The definition of archaeological and ethnographic items from Australia raises an interesting 'problem' which is part semantic and part ideological. Of course most Australian (and British) thinkers at the end of the nineteenth century and beginning of the twentieth century thought that aboriginal culture was dying out and it is certainly true that Aboriginal people living a traditional lifestyle were uncommon in SE Australia by this date. Did this make it more likely that items would be retrieved from middens and surface finds and therefore defined as archaeological rather than ethnographic? Can an item obtained from a living informant which has been used by that person ever count as archaeological? But if the item is dropped and then collected does it suddenly become archaeological? Spencer and Gillen collected stone tools in Central Australia long after they had been replaced in everyday use by the European trade axe etc. However it is true that in Spencer and Gillen's publications and in their collections there are mentions of the collections of anachronisms (that is, stone tools when people had already become accustomed to using metal, or glass, technology) without this being specifically pointed out. It suited ideology at the end of the nineteenth century for Aboriginal artefacts to be defined as 'primitive' even 'Stone Age'. Objects were therefore sought which fitted this classification although in the case of Spencer and Gillen and other more subtle contributors this ideology was not swallowed wholesale and some ambiguity was reflected at least in their field notes (though sadly perhaps not in their publications or, it appears, the documentation of their collections in museums).

6. Total number of objects accessioned from each country broken down into decades [based on accession number not when collected]

[article ID:418]

Decades:

prior to 1880s - None

1880s - 652 objects

1890s - 383 objects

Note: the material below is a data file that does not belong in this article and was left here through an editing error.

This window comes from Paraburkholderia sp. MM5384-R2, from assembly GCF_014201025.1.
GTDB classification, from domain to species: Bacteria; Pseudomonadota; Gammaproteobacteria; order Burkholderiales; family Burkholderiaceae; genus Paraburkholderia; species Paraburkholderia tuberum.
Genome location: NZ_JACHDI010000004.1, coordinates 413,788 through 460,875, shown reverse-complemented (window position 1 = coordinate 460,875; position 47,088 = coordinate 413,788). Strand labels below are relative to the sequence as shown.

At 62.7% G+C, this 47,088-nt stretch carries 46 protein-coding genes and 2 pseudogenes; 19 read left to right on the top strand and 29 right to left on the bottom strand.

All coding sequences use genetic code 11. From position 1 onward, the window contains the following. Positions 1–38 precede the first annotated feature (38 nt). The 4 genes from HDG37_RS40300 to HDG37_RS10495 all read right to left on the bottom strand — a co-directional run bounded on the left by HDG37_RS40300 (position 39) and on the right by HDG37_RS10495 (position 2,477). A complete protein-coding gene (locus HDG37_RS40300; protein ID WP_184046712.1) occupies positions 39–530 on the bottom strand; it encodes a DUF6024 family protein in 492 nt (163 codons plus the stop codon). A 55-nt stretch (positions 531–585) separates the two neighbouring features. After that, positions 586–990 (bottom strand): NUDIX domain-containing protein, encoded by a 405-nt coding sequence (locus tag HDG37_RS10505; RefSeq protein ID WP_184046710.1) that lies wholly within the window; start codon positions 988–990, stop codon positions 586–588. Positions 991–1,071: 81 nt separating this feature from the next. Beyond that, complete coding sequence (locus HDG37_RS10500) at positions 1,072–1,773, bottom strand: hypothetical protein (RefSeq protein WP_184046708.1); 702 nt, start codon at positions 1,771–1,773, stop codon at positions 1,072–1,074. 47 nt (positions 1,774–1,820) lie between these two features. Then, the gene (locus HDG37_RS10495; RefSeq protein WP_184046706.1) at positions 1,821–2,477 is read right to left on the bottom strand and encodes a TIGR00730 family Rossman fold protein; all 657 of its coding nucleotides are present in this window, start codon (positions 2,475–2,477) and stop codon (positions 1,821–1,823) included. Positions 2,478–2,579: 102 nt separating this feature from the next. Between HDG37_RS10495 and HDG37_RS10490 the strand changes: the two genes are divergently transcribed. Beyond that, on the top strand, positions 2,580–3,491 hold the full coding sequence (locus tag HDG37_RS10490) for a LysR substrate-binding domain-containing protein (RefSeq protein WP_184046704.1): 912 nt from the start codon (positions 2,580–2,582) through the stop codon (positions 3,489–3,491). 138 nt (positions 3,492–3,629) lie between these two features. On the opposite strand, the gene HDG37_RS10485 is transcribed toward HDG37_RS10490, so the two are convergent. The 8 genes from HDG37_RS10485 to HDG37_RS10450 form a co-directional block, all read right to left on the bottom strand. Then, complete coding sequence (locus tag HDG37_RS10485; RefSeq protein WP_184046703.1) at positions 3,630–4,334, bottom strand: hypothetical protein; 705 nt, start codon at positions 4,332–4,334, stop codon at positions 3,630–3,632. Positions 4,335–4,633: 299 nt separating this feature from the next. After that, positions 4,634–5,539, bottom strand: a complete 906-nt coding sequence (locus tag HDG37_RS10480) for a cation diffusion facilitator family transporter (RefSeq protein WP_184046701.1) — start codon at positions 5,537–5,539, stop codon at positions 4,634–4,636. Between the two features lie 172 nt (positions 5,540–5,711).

1900s - 840 objects

1910s - 2310 objects

1920s - 364 objects

1930s - 13,567 objects*

1940 - 1945 - 347 objects

* - the figure for the 1930s is so high because it includes the Westlake collection, the single largest collection of Australian objects in the museum (probably until present).

As can be seen the Australian pattern of acquisition does not really match the global pattern although both have a peak in the 1930s (the global peak is at least partly due to the Australian peak which is due to Westlake.

7. Total number of objects obtained from each country divided into Archaeology and Ethnology

[article ID:419]

Not applicable in single country 'continent'

8. Breakdown of total number of objects by type for each country

[article ID:420]

List of types:

Beads** - None

Clothing - 96

Figures - 51

?Music [optional 11th category] - 96

Ornaments ** - 547

Pottery - None

Religion - 189

Specimens - 158

Tools - 16,147 [of which stone tools are: 15,810]

Vessels - 32

Weapons - 1,313

There are no beads which are not also classified as ornaments from Australia. There had also been no pottery items donated from Australia by 1945. As might have been anticipated, stone tools are by far the largest single category of objects (or tools in general) and weapons the next largest (though still much smaller). The only other even vaguely significant type of object collected was ornaments. One would have to suggest again that this heavy bias towards one type of technology and artefact demonstrates European attitudes to Australian traditional culture and technology.

This graph just shows the relatively small number of objects in every type (apart from tools) from Australia compared to the global figure. As far as stone tools are concerned though the Australian total number is a significant proportion of the total stone tool count: